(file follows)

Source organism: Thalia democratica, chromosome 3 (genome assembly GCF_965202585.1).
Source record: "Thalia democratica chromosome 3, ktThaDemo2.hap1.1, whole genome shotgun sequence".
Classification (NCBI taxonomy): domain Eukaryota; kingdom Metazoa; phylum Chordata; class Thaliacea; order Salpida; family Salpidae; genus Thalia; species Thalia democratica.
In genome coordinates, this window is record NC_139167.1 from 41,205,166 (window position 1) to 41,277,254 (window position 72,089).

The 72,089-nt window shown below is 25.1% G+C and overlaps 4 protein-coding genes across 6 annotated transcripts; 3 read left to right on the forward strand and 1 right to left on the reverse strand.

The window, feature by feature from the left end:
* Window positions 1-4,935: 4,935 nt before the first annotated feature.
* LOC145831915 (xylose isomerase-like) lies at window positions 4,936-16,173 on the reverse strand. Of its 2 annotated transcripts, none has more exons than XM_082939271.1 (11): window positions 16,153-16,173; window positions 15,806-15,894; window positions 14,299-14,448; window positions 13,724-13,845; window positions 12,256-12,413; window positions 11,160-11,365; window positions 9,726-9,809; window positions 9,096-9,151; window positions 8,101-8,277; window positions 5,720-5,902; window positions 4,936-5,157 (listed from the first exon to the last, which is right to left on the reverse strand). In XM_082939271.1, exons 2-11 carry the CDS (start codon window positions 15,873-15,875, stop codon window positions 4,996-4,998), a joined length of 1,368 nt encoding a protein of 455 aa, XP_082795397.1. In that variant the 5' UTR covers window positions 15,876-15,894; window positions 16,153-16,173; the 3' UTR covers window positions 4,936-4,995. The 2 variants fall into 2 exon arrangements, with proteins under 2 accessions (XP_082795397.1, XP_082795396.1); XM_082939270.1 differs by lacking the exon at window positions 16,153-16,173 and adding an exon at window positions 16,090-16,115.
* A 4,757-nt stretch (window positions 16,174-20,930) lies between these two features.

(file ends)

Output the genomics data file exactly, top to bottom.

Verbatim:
Source organism: Thalia democratica, chromosome 3 (genome assembly GCF_965202585.1).
Source record: "Thalia democratica chromosome 3, ktThaDemo2.hap1.1, whole genome shotgun sequence".
Classification (NCBI taxonomy): domain Eukaryota; kingdom Metazoa; phylum Chordata; class Thaliacea; order Salpida; family Salpidae; genus Thalia; species Thalia democratica.
In genome coordinates, this window is record NC_139167.1 from 41,205,166 (window position 1) to 41,277,254 (window position 72,089).

The 72,089-nt window shown below is 25.1% G+C and overlaps 4 protein-coding genes across 6 annotated transcripts; 3 read left to right on the forward strand and 1 right to left on the reverse strand.

The window, feature by feature from the left end:
* Window positions 1-4,935: 4,935 nt before the first annotated feature.
* LOC145831915 (xylose isomerase-like) lies at window positions 4,936-16,173 on the reverse strand. Of its 2 annotated transcripts, none has more exons than XM_082939271.1 (11): window positions 16,153-16,173; window positions 15,806-15,894; window positions 14,299-14,448; window positions 13,724-13,845; window positions 12,256-12,413; window positions 11,160-11,365; window positions 9,726-9,809; window positions 9,096-9,151; window positions 8,101-8,277; window positions 5,720-5,902; window positions 4,936-5,157 (listed from the first exon to the last, which is right to left on the reverse strand). In XM_082939271.1, exons 2-11 carry the CDS (start codon window positions 15,873-15,875, stop codon window positions 4,996-4,998), a joined length of 1,368 nt encoding a protein of 455 aa, XP_082795397.1. In that variant the 5' UTR covers window positions 15,876-15,894; window positions 16,153-16,173; the 3' UTR covers window positions 4,936-4,995. The 2 variants fall into 2 exon arrangements, with proteins under 2 accessions (XP_082795397.1, XP_082795396.1); XM_082939270.1 differs by lacking the exon at window positions 16,153-16,173 and adding an exon at window positions 16,090-16,115.
* A 4,757-nt stretch (window positions 16,174-20,930) lies between these two features.